Lumisys looks for key to unlock dot.com value

April 26, 2000

Internet systems company Lumysis is trying to find out just how much value an online radiology information site it launched last year has added to the Sunnyvale, CA-based company’s overall worth.Lumysis provides companies with products that

Internet systems company Lumysis is trying to find out just how much value an online radiology information site it launched last year has added to the Sunnyvale, CA-based company’s overall worth.

Lumysis provides companies with products that translate analog information into electronic information, including x-ray film digitizers and hardware and software for OEMs. Products include the ACR-2000 and ACR-2000I Desktop CRTM computed radiography systems and the Luminator and Lumiscan family of x-ray digitizers.

Last year, Lumysis launched AuntMinnie.com at the RSNA’s annual convention. The Web site contains clinical and business news for radiologists and equipment vendors, in addition to an online catalog and book marketplace, classifieds, and convention schedules.

The site’s variety and number of registered users should make Lumysis more valuable, said Dr. Phillip Berman, CEO. Lumisys has hired the firm of Warburg Dillon Read to investigate this hypothesis and possibly create strategies that will make the company’s value more attractive to shareholders. (Lumisys’ stock was selling for $2.50 per share when SCAN went to press.)

“We think it adds up to more than what the stock is trading for. It’s simple math,” Berman said. “The purpose is to get that value into the stock.”

Radiology analyst Robert Bell said an online business like AuntMinnie.com has to show its ability to raise revenue before a parent company like Lumisys can claim it as a cash cow.

“Lumisys can’t take a naïve approach and say, ‘We’ve got a dot-com company, (therefore) we are worth more,’” Bell said.

In addition, there are other radiology Web sites that are competing for AuntMinnie.com’s audience, Bell said.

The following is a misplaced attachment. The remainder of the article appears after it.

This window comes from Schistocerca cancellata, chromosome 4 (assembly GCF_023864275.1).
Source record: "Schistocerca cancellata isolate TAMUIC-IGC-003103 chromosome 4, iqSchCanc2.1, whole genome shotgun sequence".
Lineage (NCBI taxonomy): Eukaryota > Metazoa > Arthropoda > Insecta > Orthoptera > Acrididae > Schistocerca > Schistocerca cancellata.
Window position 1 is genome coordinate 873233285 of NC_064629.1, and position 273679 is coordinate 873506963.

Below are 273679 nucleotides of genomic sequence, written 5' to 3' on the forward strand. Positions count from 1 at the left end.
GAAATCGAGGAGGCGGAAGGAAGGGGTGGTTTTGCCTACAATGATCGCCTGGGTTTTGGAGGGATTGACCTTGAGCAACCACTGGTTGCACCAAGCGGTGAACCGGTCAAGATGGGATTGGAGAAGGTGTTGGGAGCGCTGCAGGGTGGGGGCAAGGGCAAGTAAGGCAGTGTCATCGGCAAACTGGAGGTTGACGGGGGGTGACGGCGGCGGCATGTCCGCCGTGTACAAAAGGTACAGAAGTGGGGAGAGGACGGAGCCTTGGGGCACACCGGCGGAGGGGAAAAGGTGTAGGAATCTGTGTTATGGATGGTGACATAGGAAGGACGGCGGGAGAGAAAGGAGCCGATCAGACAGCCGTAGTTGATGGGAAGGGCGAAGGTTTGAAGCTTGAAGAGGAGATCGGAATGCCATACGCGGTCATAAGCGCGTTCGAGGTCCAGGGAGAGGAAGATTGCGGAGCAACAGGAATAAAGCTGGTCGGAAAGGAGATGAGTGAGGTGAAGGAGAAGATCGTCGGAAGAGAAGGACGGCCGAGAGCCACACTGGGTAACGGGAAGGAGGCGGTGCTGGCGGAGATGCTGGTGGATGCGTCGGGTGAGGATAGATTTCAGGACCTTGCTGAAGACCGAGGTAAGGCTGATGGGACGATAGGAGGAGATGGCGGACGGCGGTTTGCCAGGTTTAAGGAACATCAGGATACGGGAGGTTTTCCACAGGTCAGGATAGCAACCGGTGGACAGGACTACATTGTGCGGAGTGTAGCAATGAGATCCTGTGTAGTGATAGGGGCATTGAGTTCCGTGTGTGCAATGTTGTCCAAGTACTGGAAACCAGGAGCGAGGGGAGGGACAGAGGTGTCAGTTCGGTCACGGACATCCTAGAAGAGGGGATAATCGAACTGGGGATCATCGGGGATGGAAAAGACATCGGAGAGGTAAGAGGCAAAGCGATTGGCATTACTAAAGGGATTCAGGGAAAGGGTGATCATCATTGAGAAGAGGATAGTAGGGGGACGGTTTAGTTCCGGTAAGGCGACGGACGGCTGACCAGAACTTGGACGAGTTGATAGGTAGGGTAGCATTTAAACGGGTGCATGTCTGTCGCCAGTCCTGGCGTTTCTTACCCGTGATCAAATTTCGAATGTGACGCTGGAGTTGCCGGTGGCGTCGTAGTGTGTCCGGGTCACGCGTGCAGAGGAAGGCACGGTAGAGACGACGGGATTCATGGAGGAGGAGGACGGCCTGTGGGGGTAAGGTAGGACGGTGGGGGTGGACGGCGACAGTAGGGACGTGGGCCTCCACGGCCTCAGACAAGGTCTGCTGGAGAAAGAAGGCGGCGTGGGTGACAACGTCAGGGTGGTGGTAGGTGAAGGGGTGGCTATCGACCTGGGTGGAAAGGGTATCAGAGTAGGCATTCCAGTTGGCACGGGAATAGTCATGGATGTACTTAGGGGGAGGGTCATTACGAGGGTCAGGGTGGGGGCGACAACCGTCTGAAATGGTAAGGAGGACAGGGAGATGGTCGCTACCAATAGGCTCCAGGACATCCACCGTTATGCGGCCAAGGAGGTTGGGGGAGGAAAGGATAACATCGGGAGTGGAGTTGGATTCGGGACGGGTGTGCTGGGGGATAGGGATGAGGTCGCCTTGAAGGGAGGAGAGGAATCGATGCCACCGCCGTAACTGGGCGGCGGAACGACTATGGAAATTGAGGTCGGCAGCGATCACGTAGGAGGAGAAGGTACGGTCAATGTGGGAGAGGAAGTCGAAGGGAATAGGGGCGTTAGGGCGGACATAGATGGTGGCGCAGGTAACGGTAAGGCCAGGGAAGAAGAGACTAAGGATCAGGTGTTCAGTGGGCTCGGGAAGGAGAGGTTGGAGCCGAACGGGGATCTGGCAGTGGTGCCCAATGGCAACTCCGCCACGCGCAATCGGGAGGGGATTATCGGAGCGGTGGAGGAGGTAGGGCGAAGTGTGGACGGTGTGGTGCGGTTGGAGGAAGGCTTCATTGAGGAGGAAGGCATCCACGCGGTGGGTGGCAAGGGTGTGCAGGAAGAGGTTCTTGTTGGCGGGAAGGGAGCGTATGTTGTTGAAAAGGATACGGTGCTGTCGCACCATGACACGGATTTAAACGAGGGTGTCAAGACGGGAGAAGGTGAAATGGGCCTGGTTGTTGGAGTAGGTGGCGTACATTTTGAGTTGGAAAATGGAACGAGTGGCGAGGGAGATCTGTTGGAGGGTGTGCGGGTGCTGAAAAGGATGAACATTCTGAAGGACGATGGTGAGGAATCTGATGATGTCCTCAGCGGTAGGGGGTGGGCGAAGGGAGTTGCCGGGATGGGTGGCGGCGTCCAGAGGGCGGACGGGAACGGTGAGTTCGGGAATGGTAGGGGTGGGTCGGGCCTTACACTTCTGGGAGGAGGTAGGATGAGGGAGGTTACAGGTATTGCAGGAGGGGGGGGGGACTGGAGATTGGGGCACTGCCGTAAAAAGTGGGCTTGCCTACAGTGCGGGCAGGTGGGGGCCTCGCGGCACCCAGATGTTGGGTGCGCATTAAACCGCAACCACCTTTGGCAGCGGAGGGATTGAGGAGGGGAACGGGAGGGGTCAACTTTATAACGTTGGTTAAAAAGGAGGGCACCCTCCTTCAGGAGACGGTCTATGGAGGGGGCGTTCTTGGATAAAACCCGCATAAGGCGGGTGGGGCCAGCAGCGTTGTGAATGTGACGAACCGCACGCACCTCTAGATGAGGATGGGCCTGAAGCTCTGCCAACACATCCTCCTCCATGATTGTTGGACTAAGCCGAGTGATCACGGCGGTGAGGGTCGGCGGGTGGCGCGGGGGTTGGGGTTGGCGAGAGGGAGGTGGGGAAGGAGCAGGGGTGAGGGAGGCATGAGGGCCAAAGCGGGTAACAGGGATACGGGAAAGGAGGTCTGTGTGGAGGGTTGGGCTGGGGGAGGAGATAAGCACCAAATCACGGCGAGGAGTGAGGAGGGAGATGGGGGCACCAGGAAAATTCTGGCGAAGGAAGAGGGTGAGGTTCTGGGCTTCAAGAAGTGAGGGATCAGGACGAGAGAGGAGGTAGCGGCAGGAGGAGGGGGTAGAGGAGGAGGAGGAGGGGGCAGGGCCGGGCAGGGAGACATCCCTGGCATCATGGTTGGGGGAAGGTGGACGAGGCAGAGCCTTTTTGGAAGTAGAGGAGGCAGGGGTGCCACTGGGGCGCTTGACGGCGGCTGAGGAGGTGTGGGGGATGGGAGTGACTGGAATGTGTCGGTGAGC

In the first quarter of 2000, AuntMinnie.com took in $90,000 in revenue and incurred $1 million in operating expenses for a loss from operations of $896,000, according to the company’s first quarter results.

Advertising makes up a small percentage of the company’s revenue, said Karen Klause, AuntMinnie.com’s president. Most of the revenue comes from marketplace transactions and contracts with members of the medical community.

For example, Klause said, AuntMinnie.com has signed an exclusive agreement with Massachusetts General Physicians Organization that guarantees AuntMinnie.com exclusive rights to publish any of the organization’s writings, teachings, and CME material. Soon, the company will add more equipment and accessories to AuntMinnie.com’s four-month-old online catalog, Klause said.

Berman declined to disclose what he thinks Aunt Minnie.com was worth.

“I don’t want to venture an estimate. (Estimates) are obviously subject to market conditions,” he said.

Asked if tech stocks’ dismal performance on Wall Street last week concerned him at all, Berman said erratic activity may change how the value of tech stocks is pegged in the overall marketplace, but he doesn’t think it affects AuntMinnie.com’s value to the company.

The company has cash and equivalents of $15.4 million, assets of $24 million, and little debt, said Dean MacIntosh, Lumisys’ chief financial officer.

In the first quarter of 2000, Lumysis’ revenue increased 18% over revenue from the fourth quarter of 1999. Its first quarter 2000 revenue decreased 13% from the first quarter of 1999, however, to $5.1 million from $5.9 million.

In addition, Lumisys’ 1999 fourth quarter revenue decreased 17% to $4.4 million from its 1998 fourth quarter revenue of $5.2 million. The decline came in part from lower-than-expected digitizer and ACR-2000 sales, according to the company’s fourth quarter and year-end results report. Total revenue for 1999 was $19,167,000 compared to $19,163,000 in 1998.